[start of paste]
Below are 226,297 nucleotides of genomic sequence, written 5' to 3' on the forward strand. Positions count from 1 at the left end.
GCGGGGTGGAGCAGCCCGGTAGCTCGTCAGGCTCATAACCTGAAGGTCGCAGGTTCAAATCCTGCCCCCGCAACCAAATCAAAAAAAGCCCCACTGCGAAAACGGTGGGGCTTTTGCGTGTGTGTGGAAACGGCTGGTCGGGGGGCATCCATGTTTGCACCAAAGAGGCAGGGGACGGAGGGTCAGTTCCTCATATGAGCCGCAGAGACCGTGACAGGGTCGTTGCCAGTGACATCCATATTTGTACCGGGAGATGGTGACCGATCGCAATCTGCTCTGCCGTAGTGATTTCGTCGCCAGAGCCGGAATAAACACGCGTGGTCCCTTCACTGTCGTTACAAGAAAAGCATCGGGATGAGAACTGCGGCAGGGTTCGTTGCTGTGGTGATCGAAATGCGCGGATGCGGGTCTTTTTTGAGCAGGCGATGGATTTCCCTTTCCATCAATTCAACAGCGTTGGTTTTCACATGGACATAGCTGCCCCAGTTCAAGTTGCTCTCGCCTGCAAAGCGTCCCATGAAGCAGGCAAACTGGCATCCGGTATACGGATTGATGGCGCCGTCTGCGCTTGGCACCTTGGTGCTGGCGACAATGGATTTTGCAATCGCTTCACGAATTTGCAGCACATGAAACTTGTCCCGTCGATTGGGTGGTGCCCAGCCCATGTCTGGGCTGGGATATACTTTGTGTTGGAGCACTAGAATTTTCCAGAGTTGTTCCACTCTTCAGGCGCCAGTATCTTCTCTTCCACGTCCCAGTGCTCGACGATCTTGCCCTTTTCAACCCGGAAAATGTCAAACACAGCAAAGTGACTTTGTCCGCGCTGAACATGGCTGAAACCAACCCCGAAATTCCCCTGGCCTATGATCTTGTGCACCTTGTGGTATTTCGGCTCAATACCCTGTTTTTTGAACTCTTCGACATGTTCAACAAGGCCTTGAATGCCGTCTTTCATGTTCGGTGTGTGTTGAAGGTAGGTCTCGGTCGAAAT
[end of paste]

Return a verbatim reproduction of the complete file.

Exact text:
Below are 226,297 nucleotides of genomic sequence, written 5' to 3' on the forward strand. Positions count from 1 at the left end.
GCGGGGTGGAGCAGCCCGGTAGCTCGTCAGGCTCATAACCTGAAGGTCGCAGGTTCAAATCCTGCCCCCGCAACCAAATCAAAAAAAGCCCCACTGCGAAAACGGTGGGGCTTTTGCGTGTGTGTGGAAACGGCTGGTCGGGGGGCATCCATGTTTGCACCAAAGAGGCAGGGGACGGAGGGTCAGTTCCTCATATGAGCCGCAGAGACCGTGACAGGGTCGTTGCCAGTGACATCCATATTTGTACCGGGAGATGGTGACCGATCGCAATCTGCTCTGCCGTAGTGATTTCGTCGCCAGAGCCGGAATAAACACGCGTGGTCCCTTCACTGTCGTTACAAGAAAAGCATCGGGATGAGAACTGCGGCAGGGTTCGTTGCTGTGGTGATCGAAATGCGCGGATGCGGGTCTTTTTTGAGCAGGCGATGGATTTCCCTTTCCATCAATTCAACAGCGTTGGTTTTCACATGGACATAGCTGCCCCAGTTCAAGTTGCTCTCGCCTGCAAAGCGTCCCATGAAGCAGGCAAACTGGCATCCGGTATACGGATTGATGGCGCCGTCTGCGCTTGGCACCTTGGTGCTGGCGACAATGGATTTTGCAATCGCTTCACGAATTTGCAGCACATGAAACTTGTCCCGTCGATTGGGTGGTGCCCAGCCCATGTCTGGGCTGGGATATACTTTGTGTTGGAGCACTAGAATTTTCCAGAGTTGTTCCACTCTTCAGGCGCCAGTATCTTCTCTTCCACGTCCCAGTGCTCGACGATCTTGCCCTTTTCAACCCGGAAAATGTCAAACACAGCAAAGTGACTTTGTCCGCGCTGAACATGGCTGAAACCAACCCCGAAATTCCCCTGGCCTATGATCTTGTGCACCTTGTGGTATTTCGGCTCAATACCCTGTTTTTTGAACTCTTCGACATGTTCAACAAGGCCTTGAATGCCGTCTTTCATGTTCGGTGTGTGTTGAAGGTAGGTCTCGGTCGAAAT